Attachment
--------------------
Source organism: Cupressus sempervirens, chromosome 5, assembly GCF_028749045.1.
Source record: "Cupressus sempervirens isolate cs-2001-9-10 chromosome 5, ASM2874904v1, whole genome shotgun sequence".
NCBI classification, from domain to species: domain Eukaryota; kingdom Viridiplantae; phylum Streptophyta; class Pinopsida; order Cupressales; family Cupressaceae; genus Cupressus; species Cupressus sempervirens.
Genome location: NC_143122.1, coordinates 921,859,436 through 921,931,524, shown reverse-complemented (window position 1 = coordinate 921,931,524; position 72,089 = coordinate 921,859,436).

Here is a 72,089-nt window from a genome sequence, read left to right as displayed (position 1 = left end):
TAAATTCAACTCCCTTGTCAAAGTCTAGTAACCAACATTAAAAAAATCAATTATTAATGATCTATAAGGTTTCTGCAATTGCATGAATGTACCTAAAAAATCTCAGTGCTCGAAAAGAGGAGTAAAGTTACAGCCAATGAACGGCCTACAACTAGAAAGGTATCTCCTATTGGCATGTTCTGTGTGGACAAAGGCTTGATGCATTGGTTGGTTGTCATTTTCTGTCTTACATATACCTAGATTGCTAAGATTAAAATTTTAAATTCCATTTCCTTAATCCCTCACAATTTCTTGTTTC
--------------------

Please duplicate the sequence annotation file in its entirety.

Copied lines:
Source organism: Cupressus sempervirens, chromosome 5, assembly GCF_028749045.1.
Source record: "Cupressus sempervirens isolate cs-2001-9-10 chromosome 5, ASM2874904v1, whole genome shotgun sequence".
NCBI classification, from domain to species: domain Eukaryota; kingdom Viridiplantae; phylum Streptophyta; class Pinopsida; order Cupressales; family Cupressaceae; genus Cupressus; species Cupressus sempervirens.
Genome location: NC_143122.1, coordinates 921,859,436 through 921,931,524, shown reverse-complemented (window position 1 = coordinate 921,931,524; position 72,089 = coordinate 921,859,436).

Here is a 72,089-nt window from a genome sequence, read left to right as displayed (position 1 = left end):
TAAATTCAACTCCCTTGTCAAAGTCTAGTAACCAACATTAAAAAAATCAATTATTAATGATCTATAAGGTTTCTGCAATTGCATGAATGTACCTAAAAAATCTCAGTGCTCGAAAAGAGGAGTAAAGTTACAGCCAATGAACGGCCTACAACTAGAAAGGTATCTCCTATTGGCATGTTCTGTGTGGACAAAGGCTTGATGCATTGGTTGGTTGTCATTTTCTGTCTTACATATACCTAGATTGCTAAGATTAAAATTTTAAATTCCATTTCCTTAATCCCTCACAATTTCTTGTTTC